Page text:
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Old 02-08-2019, 08:43 PM
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Here in the midwest, I've always heard them called frontage roads.
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Old 02-08-2019, 08:49 PM
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I consider them a waste of space that could be used for more freeway, unless there is a Cracker Barrel on the road in question. I have also been occaisionally confused when trying to get over there from here with too many roads in the way of each other.

I've really seen them only in D/FW, and they are called frontage roads there.
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Old 02-08-2019, 11:19 PM
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Quote:
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Wiki says the whole thing is a boulevard:
"A boulevard (French, from Dutch: Bolwerk Ė bulwark, meaning bastion), often abbreviated Blvd, is a type of large road, usually running through a city.

In modern American usage it often means a wide, multi-lane arterial thoroughfare, often divided with a median down the centre, and perhaps with roadways along each side designed as slow travel and parking lanes and for bicycle and pedestrian usage, often with an above-average quality of landscaping and scenery."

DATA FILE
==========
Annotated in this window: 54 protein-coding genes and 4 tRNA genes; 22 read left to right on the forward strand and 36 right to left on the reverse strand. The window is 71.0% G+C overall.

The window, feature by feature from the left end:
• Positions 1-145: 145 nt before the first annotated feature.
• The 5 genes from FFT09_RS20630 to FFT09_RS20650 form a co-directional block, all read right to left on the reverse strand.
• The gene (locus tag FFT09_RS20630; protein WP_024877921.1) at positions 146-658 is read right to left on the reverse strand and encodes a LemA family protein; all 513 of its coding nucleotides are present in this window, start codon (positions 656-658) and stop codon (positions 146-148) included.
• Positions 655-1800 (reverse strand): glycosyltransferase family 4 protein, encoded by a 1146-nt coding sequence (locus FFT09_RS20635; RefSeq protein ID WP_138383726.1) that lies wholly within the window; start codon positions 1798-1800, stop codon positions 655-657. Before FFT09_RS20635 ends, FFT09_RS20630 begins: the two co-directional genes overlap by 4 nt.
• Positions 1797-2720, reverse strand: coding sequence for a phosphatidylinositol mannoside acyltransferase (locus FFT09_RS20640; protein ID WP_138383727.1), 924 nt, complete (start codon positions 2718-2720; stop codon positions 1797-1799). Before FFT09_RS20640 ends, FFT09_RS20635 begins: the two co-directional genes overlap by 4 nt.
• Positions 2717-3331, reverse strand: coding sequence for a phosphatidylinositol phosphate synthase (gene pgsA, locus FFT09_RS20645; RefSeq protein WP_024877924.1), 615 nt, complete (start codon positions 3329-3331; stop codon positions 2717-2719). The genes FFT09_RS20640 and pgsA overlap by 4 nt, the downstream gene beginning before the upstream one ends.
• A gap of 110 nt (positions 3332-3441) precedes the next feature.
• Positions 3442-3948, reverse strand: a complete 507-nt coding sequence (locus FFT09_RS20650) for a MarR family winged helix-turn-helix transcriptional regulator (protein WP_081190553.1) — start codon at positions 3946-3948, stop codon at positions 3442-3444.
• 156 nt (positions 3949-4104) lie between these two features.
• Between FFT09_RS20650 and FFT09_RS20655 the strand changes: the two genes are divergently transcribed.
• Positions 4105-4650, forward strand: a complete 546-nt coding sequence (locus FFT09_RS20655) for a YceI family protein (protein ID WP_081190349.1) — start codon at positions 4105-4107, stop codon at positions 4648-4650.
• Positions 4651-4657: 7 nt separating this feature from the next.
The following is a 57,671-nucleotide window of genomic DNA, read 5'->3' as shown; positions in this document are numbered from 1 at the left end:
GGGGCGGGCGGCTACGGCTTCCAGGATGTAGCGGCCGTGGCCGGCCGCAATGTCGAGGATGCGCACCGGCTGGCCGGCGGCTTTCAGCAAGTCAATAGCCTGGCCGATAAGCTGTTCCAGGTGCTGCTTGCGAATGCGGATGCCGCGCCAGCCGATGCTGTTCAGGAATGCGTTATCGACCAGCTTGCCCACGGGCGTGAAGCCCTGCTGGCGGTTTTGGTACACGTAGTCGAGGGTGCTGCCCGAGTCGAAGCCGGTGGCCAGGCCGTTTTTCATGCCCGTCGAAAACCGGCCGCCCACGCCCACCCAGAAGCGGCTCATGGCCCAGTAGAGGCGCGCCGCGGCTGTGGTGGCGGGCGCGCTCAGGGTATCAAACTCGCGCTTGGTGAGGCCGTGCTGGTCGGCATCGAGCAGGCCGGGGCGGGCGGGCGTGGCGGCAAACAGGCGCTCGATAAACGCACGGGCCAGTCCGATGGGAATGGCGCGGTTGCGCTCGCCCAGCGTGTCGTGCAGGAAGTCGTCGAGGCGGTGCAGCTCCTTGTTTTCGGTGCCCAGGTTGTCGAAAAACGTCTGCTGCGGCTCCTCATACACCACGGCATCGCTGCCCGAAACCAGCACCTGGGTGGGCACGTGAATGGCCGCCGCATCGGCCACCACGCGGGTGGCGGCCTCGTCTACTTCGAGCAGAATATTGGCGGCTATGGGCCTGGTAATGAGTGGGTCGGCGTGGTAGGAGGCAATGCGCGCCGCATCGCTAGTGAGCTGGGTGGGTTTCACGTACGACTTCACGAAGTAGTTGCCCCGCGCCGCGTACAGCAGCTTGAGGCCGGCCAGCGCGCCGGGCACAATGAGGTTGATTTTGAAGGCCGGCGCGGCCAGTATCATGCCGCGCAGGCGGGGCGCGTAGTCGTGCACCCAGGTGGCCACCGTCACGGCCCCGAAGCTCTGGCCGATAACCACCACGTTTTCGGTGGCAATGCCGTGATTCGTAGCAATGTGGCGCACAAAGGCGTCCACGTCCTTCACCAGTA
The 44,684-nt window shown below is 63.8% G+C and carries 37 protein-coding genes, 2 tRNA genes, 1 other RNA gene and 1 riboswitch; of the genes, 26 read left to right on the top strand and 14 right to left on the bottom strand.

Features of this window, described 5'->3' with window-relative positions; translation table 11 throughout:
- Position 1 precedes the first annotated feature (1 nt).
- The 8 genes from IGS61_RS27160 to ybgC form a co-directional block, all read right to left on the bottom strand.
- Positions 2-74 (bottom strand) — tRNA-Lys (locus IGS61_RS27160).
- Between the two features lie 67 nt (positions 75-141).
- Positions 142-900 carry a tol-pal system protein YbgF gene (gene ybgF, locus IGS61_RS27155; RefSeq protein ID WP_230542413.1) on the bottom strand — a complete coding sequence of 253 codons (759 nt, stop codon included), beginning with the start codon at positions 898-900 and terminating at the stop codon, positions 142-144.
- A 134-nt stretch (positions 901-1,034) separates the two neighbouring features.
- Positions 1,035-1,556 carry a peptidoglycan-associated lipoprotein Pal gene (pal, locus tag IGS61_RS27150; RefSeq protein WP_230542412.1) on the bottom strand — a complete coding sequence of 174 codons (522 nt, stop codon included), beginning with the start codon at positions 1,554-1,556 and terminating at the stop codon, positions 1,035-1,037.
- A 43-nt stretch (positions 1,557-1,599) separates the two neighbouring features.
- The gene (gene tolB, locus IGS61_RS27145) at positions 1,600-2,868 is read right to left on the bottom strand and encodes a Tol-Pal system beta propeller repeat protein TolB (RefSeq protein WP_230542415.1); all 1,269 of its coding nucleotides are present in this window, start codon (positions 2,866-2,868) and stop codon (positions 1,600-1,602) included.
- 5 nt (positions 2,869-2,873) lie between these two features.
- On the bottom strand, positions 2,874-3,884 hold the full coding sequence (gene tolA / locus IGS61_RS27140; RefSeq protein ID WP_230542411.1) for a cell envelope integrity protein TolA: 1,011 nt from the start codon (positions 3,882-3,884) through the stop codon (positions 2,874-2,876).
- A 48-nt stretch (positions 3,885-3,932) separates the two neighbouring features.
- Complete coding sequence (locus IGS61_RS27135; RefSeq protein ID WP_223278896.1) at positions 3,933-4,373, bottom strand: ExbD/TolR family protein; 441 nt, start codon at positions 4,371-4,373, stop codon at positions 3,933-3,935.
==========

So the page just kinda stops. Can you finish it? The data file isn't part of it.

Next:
I would call the roads at the side "side roads".
There are occasional attempts to rename the things as boulevards here in Melb.vic.aus. Because French, right? And Paris gets lots of tourists, obviously because they call them boulevards, right?

In Melbourne, the whole thing would be a Parade, or a Freeway. A Boulevard would be a winding road that follows the crest of a rise, sort of like you could imagine a road along the top of a city wall.
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Old 02-08-2019, 11:27 PM
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Originally Posted by sps49sd View Post
I consider them a waste of space that could be used for more freeway, unless there is a Cracker Barrel on the road in question. I have also been occaisionally confused when trying to get over there from here with too many roads in the way of each other.

I've really seen them only in D/FW, and they are called frontage roads there.
Out here in SoCal (Los Angeles metropolitan area), there are business along that type of road, many of which provide support to construction companies (thus, they have materials yards in back, preventing any other access to the public-facing parts). So no, we canít just use the space for a couple of extra lanes on the freeway. The temptation to leave the freeway at rush hour and take advantage of their relatively lighter traffic can be overwhelming. Sometimes it even works.
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Old 02-09-2019, 03:14 PM